Likewise there is confusion about the state of the constituent assembly — notably whether the one appointed by parliament last week (which has already had walkouts by secular members because of a dispute on its composition) is still valid. When the Supreme Constitutional Court dissolved parliament, it specified that its actions were still valid. There was a law on the formation of the constituent assembly passed last week, but SCAF did not sign it. So it's probably not valid. And SCAF clearly seems to intend to form its own constituent assembly with its own rules, different than those agreed upon in the negotiations of the past two weeks (one sign if the requirement of an 80% approval of the draft text, as opposed to 67%).

Finally last night the Muslim Brotherhood (to its credit) said it does not recognize the new constitutional declaration issued by SCAF as legal or valid. So that's another fight.

So to recap, you have a possible fight on the result of the presidential election, an almost certain fight on the fate of parliament and the constitutional declaration, and a longer-term fight on the drafting of the future constitution. If you're not worried already, start worrying now.

Update: Another way to look at this is that the MB is being forced to pick its fights. It can't challenge on all front, so what will it choose to focus on, the presidency, the parliament, or the constitution? Especially as it has no major allies and very few political actors, including the MB, has a history of acting on principle. 

Update 2: I am reminded by Ed Webb that there is case to dissolve the Muslim Brotherhood that will begin tomorrow, adding another threat to the Brothers should they contest the above.

SCAF to Egypt: Relax

Above, popular Egyptian dance-pop band SCAF sings their hit song "Relax".

From the Twitter timeline of reporter Samer al-Atrush, who attended SCAF's event on the release of their new album "Supplemental Constitutional Declaration" this morning:

The response from SCAF uber-rivals in the pop charts, Brozzer Muslimhood, is below.

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Issandr El Amrani

Issandr El Amrani is a Cairo-based writer and consultant. His reporting and commentary on the Middle East and North Africa has appeared in The Economist, London Review of Books, Financial Times, The National, The Guardian, Time and other publications. He also publishes one of the longest-running blog in the region, www.arabist.net.

President Morsi?

Mohamed Morsi’s apparent win is the latest conventional-wisdom-defying turnabout in Egyptian post-uprising politics. Pronounced dead by some after the June 14 parliament-dissolving court verdict and the presumption that Shafiq would win the presidency, the transition has just got out of its sarcophagus for a few more lurches around the burial chamber.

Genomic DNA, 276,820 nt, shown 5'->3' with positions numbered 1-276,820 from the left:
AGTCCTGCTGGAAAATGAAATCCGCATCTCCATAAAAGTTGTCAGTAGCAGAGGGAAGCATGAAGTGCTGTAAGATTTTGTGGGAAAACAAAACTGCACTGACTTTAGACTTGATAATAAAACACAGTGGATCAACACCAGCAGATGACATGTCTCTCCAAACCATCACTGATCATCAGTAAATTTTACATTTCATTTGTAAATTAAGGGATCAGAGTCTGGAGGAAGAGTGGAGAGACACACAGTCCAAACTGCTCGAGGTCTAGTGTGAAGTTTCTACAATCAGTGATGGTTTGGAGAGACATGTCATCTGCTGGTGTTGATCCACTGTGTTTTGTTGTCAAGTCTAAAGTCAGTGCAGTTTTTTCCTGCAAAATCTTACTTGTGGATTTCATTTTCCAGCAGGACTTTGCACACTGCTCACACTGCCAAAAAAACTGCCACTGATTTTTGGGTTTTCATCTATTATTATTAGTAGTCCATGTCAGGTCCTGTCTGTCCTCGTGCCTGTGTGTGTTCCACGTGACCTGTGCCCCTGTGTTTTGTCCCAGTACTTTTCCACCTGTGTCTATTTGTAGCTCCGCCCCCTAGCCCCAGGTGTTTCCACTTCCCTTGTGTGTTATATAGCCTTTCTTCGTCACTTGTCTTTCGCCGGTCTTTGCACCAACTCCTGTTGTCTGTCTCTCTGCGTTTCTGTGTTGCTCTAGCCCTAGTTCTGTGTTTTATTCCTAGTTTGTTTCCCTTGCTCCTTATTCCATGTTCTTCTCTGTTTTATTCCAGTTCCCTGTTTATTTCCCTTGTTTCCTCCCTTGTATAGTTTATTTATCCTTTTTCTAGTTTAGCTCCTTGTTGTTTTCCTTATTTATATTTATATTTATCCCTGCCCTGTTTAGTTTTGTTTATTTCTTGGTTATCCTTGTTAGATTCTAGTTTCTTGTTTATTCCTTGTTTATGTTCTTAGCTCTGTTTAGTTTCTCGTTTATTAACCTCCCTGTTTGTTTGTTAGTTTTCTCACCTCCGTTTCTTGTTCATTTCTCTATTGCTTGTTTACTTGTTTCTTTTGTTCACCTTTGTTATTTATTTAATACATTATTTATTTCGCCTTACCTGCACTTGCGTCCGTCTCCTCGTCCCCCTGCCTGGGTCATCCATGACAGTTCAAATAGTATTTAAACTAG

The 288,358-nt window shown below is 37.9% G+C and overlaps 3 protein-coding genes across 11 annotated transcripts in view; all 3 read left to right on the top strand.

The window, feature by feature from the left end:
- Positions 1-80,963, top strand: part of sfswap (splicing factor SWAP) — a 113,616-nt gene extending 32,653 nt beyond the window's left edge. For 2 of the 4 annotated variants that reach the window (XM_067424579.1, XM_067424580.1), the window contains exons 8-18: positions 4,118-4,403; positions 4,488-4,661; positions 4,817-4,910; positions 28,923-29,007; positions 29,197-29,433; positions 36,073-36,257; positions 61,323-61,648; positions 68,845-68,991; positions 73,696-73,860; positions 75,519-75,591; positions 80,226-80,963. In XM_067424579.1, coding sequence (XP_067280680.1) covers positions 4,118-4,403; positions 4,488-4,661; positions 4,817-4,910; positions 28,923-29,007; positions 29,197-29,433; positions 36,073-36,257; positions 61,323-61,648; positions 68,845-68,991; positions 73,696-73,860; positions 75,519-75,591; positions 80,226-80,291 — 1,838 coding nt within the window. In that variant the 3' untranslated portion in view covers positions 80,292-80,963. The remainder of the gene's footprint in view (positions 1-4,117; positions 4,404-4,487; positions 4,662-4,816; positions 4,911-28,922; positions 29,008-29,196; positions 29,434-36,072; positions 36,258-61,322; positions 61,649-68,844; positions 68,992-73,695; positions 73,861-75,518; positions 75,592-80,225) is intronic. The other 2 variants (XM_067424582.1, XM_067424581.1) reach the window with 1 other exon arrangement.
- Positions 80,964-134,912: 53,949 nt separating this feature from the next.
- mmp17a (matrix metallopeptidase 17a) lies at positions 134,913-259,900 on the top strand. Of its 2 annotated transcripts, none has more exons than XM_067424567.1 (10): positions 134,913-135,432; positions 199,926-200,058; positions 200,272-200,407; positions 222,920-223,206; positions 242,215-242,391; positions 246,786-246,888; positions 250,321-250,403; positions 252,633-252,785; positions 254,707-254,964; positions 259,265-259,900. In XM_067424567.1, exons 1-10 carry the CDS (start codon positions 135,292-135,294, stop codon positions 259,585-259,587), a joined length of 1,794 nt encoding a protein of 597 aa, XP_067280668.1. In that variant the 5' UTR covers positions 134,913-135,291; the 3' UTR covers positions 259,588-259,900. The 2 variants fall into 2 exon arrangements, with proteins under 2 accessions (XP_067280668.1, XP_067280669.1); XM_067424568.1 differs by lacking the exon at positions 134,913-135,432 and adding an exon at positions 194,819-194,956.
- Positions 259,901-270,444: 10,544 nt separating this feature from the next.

In looking at what brought the victory and what it will produce, I going to assume that the most detailed figures I’ve seen — those released by the Morsi campaign — are substantially correct. That’s a big “if”, but there is some corroboration. Also, the numbers should soon be verifiable. Even if you don’t trust the elections commission, both international observers and candidates’ representatives were allowed much more access to the adding up of votes from different stations than in May, from what I understand.

First, the turnout. Morsi’s numbers say that a supposedly dispirited electorate actually went to the polls in numbers about 10 percent higher than in the first round. Maybe it’s because the choices are now clear, and fear is a more potent motivator than hope. But if you look where the turnout is highest, this suggests rural machine politics on both sides.

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In Translation: The SCC's verdicts

We've had the linguistic gnomes at Industry Arabic working overtime this weekend to translate the verdicts dissolving parliament and declaring the Political Exclusion Law unconstitutional issued by Egypt's Supreme Constitutional Court this weekend. They plowed through the legalese and given us this  —a full translation of the verdicts, available in PDF [334kb, original Arabic version here.]. They even highlighted in yellow some of more significant passages.

Below I am excerpting the reasoning of disbanding parliament because members of political parties were allowed to run for the individual candidacy (aka simple majority of first-past-the-post) seats:

There is no doubt that establishing this competition had a definite impact and reciprocal effect on the two-thirds allocated for closed party lists, since if political parties were not competing with independents over that other portion, then a rearrangement would have taken place within the party lists, taking into account the priorites within each party. Furthermore, political party members had the choice between two ways to run for the People's Assembly, the closed party-list system and the individual candidacy system. Independents were deprived of one of these ways, and their rights were limited to the portion allotted for the individual candidacy system, in which political party members also competed.

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An instant analysis of Egypt's new constitution

Nathan Brown — a professor at GWU and Carnegie Scholar whose fantastic writings on Egypt’s transition you can find at Foreign Policy and Carnegie among other places — has hastily jotted down some very quick observations on the supplementary constitutional declaration just issued by SCAF (here's a scan of the constitution [PDF] Update: English text.). Here they are: